While some feminists seek to use ideas of the 'universal human subject' to include women, others argue that such ideas are intrinsically masculine and exclude the feminine. This book analyzes and critiques 'second wave' feminists who discuss how philosophers such as Plato and Aristotle, Descartes, Hobbes and Kant regard human beings and their capacities. The author suggests adopting an inclusive universal concept of the human being, drawn from ideas of positive liberty from the liberal tradition, Hegelian ideas of the formation of the free human being in society, and care ethics. The book links this theoretical perspective to international human rights and humanitarian law, drawing together areas of theory usually presented separately. These include the liberal theory of the individual (particularly individual freedom, feminist critiques and theories of subjectivity), globalization and global identity issues and the theory of human rights law, with the focus resting on human subjectivity and ethics. While the focus is on Anglo-American jurisprudence, this is combined with continental philosophy, international human rights issues and a Yugoslav war crimes case study.
Table of Contents
Contents: Foreword, Nicola Lacey; Preface and acknowledgements; Introduction. Part I Feminist Analysis of the Human: Introduction to Part I ; Reason and humanity; Universalism and the exclusion of the feminine; The postmodern subject and feminism. Part II Free Existence: Introduction to Part II; Positive Freedom; Human Potentiality. Part III Global Applications: Introduction to Part III; Globalism and potentiality; International humanitarian law and the ICTY; Concluding hope; Bibliography; Appendices I and II; Table of Cases; Table of treaties, legislation and statutory instruments; Index.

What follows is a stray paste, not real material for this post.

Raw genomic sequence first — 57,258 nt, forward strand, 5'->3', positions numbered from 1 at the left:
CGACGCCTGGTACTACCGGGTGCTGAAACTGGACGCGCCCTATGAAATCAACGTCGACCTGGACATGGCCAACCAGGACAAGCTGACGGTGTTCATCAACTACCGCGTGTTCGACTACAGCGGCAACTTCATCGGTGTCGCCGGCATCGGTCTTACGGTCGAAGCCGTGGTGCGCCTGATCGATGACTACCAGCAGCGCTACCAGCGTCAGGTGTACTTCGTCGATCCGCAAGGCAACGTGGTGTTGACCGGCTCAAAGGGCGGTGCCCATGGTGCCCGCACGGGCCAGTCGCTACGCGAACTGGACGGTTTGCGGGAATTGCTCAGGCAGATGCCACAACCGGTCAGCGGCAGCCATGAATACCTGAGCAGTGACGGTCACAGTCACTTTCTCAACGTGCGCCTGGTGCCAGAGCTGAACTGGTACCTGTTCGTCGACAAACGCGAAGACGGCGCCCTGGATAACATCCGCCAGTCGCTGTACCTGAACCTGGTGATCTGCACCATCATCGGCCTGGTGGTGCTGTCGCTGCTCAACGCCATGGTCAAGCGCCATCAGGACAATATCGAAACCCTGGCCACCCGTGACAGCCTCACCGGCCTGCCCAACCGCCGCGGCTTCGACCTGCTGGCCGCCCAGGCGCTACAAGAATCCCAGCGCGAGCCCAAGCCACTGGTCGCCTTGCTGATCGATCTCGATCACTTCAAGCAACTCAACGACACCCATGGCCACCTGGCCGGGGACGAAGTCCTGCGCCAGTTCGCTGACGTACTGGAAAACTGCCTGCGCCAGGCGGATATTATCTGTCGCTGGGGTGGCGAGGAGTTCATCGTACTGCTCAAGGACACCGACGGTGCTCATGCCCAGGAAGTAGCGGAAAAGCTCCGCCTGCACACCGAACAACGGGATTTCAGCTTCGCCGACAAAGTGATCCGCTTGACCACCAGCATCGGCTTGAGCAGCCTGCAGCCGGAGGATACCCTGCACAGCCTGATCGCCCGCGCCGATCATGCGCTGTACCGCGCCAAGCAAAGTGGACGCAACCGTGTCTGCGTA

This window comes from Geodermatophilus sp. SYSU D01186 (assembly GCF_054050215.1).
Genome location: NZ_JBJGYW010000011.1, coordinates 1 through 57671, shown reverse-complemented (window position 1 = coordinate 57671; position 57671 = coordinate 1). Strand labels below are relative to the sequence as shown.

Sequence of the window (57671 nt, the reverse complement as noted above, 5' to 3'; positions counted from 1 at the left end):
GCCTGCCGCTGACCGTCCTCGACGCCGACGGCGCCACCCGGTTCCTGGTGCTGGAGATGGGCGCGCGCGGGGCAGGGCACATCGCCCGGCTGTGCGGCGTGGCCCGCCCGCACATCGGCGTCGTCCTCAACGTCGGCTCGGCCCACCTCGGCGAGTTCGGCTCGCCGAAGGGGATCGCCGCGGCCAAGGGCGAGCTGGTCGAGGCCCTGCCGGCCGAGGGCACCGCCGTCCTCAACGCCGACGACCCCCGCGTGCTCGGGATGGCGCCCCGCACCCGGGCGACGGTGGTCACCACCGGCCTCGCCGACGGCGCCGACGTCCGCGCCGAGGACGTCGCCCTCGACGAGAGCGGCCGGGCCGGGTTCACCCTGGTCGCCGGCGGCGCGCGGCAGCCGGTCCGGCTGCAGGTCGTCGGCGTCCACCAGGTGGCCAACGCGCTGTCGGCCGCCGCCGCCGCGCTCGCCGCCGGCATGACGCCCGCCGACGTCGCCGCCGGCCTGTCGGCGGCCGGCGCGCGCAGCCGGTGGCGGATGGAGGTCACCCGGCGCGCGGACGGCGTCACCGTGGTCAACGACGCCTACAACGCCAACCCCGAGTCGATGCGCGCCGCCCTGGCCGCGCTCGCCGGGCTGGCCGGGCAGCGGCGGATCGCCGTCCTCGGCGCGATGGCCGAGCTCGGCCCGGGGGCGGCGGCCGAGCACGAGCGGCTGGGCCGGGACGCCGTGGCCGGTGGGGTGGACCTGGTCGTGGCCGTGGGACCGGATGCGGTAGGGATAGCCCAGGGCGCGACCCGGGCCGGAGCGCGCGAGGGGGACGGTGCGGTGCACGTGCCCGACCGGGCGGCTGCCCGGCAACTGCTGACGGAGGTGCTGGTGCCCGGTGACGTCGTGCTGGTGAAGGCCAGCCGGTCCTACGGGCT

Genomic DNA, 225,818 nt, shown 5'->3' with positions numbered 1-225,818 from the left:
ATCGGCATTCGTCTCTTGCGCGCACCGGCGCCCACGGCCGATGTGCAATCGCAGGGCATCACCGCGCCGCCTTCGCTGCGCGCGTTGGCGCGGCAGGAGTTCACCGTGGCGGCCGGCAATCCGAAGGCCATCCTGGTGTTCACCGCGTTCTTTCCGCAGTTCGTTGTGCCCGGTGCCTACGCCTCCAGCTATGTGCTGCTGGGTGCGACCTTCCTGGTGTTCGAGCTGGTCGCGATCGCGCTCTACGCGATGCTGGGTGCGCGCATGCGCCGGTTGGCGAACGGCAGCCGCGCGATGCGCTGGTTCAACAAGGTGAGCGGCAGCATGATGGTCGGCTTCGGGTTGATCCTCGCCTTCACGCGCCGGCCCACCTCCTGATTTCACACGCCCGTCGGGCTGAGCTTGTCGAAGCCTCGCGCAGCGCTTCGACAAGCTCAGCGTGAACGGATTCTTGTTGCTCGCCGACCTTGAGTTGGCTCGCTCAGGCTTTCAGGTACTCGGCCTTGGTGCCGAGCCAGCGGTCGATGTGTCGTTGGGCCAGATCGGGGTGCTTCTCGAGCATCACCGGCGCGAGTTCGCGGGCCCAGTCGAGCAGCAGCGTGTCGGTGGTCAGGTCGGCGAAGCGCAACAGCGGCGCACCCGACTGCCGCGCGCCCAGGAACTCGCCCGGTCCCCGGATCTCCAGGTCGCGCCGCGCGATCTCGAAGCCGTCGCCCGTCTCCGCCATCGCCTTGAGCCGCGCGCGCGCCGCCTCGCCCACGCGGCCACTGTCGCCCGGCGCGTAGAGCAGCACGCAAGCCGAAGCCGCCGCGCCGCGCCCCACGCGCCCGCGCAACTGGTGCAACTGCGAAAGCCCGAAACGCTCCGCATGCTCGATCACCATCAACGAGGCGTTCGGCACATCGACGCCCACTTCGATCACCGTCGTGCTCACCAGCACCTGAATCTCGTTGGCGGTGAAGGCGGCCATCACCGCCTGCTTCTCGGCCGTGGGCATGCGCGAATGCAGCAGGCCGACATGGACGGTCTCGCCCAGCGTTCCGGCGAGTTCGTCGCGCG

'Jill Marshall's book is an important contribution to the revival of a sympathetic feminist engagement with liberal theory...Drawing on an impressive range of sources, Marshall puts the case for a liberal individualism which places the social construction of personhood and autonomy at its core...Marshall's cogent synthesis of existing arguments brings a fresh impetus to the important field of feminist legal and political theory. It deserves to find an appreciative audience.' Nicola Lacey, London School of Economics and Political Science, UK (from the Foreword) 'Jill Marshall begins her authoritative book with the ever intriguing question from Robin West "What is a human being?" (p. 1). She goes on to answer it through her engagement with an impressive range of sources and scholars to conclude, hopefully, that "The only way to change ideas of the possible is to think th eimpossible, dream and form ideas and mobilize those into concrete changes."...having read her compelling book and embraced her theoretical stance, I echo her hope...' Journal of Law and Society